Remember to Backup (Even NASA Gets it Wrong)

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Neil Armstrong's first moonwalkToday is the 40th anniversary of the first Moon landing on 20 July 1969. The Apollo 11 landing and Neil Armstrong’s first steps were watched by more than half a billion people worldwide.

To celebrate, NASA has released digitally-remastered videos of the momentous event. They have also admitted to making a monumental mistake: the original high-resolution videos of the first moon walk have probably been erased forever.

All that remains are the poor-quality television broadcast videos. These were captured by a camera pointed at a wall monitor at mission control, Houston. The original two hours of data was stored on 45 one-inch telemetry tapes, but a four-year search for the archives has been unsuccessful. NASA suspects that the tapes have been lost forever and were probably recycled. In the 70’s and 80’s, it was common practice to overwrite old tapes with electronic output from orbiting satellites.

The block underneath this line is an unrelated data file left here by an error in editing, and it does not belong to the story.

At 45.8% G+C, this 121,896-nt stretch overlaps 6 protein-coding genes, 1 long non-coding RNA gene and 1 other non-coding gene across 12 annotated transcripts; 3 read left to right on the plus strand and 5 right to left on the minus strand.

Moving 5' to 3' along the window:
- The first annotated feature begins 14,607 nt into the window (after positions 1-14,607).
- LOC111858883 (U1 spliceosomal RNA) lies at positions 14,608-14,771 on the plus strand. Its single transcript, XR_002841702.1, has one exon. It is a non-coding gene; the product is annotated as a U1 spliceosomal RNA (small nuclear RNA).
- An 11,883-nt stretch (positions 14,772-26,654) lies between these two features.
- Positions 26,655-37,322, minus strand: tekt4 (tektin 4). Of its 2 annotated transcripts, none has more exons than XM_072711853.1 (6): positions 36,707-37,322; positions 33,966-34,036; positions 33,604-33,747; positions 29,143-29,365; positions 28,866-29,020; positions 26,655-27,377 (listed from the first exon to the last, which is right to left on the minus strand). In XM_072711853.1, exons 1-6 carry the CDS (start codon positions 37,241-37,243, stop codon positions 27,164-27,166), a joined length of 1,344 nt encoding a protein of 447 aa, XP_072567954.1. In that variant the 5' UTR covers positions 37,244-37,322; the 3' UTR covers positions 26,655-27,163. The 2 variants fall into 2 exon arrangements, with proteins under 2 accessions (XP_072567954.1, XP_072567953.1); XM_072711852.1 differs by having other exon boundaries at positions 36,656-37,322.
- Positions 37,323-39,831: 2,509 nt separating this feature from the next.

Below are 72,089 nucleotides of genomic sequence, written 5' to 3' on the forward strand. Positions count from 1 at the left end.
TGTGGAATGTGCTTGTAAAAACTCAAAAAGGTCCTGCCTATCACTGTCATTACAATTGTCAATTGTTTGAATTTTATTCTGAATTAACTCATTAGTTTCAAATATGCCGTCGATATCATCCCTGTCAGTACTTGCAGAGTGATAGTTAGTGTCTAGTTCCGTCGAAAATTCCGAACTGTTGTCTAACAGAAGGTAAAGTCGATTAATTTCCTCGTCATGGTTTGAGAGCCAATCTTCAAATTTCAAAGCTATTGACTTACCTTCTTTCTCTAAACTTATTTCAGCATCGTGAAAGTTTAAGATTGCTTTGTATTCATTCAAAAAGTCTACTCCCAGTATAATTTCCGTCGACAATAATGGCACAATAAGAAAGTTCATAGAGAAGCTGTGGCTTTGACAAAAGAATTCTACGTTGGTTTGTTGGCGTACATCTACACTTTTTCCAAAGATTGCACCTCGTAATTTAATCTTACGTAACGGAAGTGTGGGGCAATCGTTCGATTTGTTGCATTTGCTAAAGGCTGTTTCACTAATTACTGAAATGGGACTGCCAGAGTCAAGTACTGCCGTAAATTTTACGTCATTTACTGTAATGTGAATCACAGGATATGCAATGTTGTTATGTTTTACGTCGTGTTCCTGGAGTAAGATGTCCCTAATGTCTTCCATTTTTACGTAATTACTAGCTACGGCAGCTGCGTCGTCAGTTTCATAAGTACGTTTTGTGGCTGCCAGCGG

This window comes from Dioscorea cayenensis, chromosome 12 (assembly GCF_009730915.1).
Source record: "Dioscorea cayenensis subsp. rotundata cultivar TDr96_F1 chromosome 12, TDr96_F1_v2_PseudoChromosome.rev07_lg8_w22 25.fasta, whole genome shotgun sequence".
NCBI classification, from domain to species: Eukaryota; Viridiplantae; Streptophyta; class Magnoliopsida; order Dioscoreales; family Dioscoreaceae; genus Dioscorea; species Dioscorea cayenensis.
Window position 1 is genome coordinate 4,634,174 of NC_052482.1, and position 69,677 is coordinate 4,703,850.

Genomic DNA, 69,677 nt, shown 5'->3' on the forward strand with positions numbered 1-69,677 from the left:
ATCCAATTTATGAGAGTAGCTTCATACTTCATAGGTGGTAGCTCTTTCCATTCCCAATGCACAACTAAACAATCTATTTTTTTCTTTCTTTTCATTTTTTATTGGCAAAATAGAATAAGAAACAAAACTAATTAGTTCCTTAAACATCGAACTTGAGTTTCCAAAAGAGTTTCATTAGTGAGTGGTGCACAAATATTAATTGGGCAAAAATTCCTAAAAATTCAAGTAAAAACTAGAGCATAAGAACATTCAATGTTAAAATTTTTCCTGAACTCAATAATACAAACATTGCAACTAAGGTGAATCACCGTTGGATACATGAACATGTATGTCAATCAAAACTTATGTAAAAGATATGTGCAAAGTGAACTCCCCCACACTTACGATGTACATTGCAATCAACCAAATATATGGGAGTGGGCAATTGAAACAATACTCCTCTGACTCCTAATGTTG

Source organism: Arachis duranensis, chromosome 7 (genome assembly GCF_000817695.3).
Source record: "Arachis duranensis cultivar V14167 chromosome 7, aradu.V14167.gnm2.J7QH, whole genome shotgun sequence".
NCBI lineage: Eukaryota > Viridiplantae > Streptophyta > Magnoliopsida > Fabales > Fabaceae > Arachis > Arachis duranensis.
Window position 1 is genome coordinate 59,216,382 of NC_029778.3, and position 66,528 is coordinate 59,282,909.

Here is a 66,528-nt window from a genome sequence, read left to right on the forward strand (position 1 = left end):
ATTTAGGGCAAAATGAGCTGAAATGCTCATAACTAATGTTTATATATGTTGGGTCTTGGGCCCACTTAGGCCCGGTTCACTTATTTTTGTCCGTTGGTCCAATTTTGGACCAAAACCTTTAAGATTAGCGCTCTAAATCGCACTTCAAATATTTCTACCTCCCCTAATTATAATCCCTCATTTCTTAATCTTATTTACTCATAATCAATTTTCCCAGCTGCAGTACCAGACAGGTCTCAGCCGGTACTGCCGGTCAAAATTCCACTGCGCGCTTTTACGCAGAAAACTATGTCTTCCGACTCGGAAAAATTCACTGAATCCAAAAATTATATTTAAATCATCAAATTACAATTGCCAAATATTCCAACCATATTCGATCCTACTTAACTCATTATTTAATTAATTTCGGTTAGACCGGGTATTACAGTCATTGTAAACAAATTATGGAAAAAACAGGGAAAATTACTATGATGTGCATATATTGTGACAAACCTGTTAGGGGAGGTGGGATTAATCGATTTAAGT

I’m sure the conspiracy theorists will find this all very convenient and further proof that we never reached the moon in the first place!

But this is a valuable lesson for us all. None of us could admit to having data as valuable as the moon landing videos, but it’s easy to underestimate what data you have and the consequences of losing it. Your clients depend on your technical expertise: how will it look when you lose their information because you did not have a backup plan?

Have you ever lost client data? How did you explain the situation?

Craig BucklerCraig Buckler
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Craig is a freelance UK web consultant who built his first page for IE2.0 in 1995. Since that time he's been advocating standards, accessibility, and best-practice HTML5 techniques. He's created enterprise specifications, websites and online applications for companies and organisations including the UK Parliament, the European Parliament, the Department of Energy & Climate Change, Microsoft, and more. He's written more than 1,000 articles for SitePoint and you can find him @craigbuckler.

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